Split – Movie Review
Director: M. Night Shyamalan
Writer: M. Night Shyamalan
Stars: James McAvoy, Anya Taylor-Joy, Haley Lu Richardson
Review by David Turpin
James McAvoy has long been the junior champion of a certain kind of capital-A Acting. The actual quality of that Acting is almost incidental – there’s just so much of it to go round. McAvoy has flirted with multiple-personality roles before – in Danny Boyle’s ham-fisted amnesia guff Trance (2013), for instance – but Split gives him an opportunity to really set out his stall, as M. Night Shyamalan’s horror-suspense-whatsit purports to be about a man with no less than 23 distinct personalities.
The reality is rather more prosaic. McAvoy’s “Kevin” only significantly exhibits four or five distinct personae – one hesitates to call them personalities – in the course of this over-extended yarn. One of them persistently raises an eyebrow; one of them frowns a lot; one of them is a lisping child who repeatedly says “et cetera” for no particular reason; one of them is a fairly garden-variety gay stereotype. None of them are exactly masterclasses in nuanced characterisation.
The story is set in motion when one of these personalities kidnaps a trio of teenage girls – troubled but resourceful Casey (Taylor-Joy), and make-weights Marcia (Jessica Sula) and Claire (Hayley Lu Richardson). The girls are stashed in a sinister but expansive basement lair, where Shyamalan contrives to have Sula and Richardson reduced to various states of undress while marking time until Casey faces up to Kevin’s much-ballyhooed 24th personality, referred to only as “The Beast”.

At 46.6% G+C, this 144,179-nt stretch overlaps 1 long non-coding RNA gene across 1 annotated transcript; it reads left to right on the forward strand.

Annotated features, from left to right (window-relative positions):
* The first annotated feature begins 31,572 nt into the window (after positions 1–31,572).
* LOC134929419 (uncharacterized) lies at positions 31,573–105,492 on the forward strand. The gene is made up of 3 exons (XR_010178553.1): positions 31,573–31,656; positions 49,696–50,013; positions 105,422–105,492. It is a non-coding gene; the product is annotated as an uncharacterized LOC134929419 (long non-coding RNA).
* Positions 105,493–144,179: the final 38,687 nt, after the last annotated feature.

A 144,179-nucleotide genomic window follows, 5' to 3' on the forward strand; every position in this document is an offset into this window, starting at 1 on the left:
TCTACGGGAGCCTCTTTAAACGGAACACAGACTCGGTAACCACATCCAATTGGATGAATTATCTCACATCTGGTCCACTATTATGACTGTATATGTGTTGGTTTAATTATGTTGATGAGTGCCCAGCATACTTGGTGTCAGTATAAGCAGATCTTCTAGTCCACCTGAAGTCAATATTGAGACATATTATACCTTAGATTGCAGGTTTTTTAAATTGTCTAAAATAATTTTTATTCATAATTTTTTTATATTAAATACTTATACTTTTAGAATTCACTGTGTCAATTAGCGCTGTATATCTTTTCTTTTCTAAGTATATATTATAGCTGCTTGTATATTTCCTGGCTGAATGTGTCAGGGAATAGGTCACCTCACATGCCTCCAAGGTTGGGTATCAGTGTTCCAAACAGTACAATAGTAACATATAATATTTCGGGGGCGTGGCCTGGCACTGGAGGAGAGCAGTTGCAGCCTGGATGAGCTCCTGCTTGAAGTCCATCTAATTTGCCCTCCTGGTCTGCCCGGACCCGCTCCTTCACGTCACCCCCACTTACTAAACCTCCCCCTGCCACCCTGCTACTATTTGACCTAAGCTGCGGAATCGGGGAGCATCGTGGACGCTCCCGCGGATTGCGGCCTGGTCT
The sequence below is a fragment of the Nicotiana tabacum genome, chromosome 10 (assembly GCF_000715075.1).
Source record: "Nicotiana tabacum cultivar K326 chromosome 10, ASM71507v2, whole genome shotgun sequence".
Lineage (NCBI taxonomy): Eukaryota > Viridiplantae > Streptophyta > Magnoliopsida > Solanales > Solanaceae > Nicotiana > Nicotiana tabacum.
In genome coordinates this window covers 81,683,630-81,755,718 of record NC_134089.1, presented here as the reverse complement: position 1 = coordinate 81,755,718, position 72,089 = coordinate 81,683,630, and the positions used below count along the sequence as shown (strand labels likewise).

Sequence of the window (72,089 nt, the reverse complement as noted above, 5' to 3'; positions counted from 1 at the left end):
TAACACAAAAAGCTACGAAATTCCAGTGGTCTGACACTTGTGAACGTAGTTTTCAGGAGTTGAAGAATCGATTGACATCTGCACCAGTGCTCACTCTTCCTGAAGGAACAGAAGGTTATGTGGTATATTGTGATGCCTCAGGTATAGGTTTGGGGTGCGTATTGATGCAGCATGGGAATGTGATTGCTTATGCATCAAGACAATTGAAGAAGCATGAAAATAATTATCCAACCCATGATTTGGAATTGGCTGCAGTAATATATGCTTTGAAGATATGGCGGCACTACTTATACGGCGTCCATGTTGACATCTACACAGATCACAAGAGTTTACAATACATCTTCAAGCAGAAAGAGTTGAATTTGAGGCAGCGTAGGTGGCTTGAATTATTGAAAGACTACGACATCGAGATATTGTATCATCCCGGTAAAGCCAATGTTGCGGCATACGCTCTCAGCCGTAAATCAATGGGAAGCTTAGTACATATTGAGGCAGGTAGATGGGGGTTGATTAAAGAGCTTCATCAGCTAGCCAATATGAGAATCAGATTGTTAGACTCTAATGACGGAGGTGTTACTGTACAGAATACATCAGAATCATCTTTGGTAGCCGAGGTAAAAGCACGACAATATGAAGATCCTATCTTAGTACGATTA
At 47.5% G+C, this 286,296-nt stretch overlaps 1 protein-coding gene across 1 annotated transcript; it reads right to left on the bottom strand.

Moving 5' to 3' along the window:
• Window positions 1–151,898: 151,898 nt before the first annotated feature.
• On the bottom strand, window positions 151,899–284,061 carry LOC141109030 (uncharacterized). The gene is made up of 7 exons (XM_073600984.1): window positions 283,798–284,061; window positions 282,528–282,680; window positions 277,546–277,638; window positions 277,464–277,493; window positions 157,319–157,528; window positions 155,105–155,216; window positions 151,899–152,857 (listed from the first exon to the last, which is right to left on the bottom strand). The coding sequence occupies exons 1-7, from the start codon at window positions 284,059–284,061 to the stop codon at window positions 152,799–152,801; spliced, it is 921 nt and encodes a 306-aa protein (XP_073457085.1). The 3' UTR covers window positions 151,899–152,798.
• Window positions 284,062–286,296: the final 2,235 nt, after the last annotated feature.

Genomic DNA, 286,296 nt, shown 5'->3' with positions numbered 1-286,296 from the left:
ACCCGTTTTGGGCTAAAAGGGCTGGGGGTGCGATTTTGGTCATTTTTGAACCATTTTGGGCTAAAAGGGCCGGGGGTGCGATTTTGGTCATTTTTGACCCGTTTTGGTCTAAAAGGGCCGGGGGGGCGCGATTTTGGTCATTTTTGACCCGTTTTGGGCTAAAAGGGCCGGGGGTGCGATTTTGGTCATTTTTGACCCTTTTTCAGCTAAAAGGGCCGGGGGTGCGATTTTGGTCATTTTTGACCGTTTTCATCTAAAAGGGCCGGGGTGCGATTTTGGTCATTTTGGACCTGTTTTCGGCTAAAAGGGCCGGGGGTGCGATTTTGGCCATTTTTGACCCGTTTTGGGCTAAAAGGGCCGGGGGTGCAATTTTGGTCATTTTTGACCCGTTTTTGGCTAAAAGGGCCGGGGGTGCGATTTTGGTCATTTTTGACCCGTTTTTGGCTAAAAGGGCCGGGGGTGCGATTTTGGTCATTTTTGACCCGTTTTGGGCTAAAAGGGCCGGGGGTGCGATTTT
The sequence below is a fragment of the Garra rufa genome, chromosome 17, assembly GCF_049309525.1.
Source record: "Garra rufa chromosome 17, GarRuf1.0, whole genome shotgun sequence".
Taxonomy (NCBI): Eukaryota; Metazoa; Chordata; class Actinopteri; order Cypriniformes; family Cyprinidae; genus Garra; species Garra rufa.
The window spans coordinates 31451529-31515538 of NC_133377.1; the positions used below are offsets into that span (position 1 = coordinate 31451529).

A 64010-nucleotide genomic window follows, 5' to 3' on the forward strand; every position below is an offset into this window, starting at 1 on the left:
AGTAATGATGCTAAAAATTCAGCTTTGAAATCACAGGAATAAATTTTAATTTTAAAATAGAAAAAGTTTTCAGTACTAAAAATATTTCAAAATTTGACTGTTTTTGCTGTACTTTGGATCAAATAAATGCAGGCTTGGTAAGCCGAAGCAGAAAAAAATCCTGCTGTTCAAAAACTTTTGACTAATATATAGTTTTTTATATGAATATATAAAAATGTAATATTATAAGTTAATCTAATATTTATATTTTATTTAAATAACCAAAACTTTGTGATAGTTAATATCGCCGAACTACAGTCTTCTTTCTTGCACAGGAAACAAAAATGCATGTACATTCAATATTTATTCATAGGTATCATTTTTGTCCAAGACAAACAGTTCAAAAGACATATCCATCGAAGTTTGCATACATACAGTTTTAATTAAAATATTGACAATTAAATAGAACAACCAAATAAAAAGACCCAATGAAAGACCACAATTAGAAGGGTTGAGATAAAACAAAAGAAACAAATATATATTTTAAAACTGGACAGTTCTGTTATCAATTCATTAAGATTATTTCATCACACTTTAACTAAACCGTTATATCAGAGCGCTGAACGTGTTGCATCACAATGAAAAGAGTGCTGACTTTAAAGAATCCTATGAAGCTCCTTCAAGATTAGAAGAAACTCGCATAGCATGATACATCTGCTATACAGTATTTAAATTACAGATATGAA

Shyamalan opens out this claustrophobic – and, admittedly, occasionally tense – scenario by repeatedly cutting to a secondary plot involving Kevin’s therapist, Dr. Fletcher (Betty Buckley), who knows he’s up to something, but can’t quite seem to figure out what. Buckley is a good actress, but Shyamalan is doing her no favours here – particularly with a string of remarkably ungrammatical lines that one assumes would never cross the lips of a working psychiatrist. This correspondent kept expecting tortured lines such as “Whom am I speaking with and whom am I not” and “I like to know to whom I am speaking with” would eventually reveal themselves to be clues to some kind of twist involving the disintegration of Kevin’s consciousness. It’s not a spoiler to reveal that, in fact, Shyamalan just needs a proof-reader.
As McAvoy’s one-man show eventually evolves into the kind of RADA-approved gurning and torso flexing in which Kenneth Branagh used to specialise, Taylor-Joy quietly walks off with the film. Shyamalan doesn’t use her arresting stillness as effectively as Robert Eggers did in her breakthrough film, The Witch (2015), but it’s always enjoyable to watch a performer do a lot with a little. Perhaps her leading man could take notes.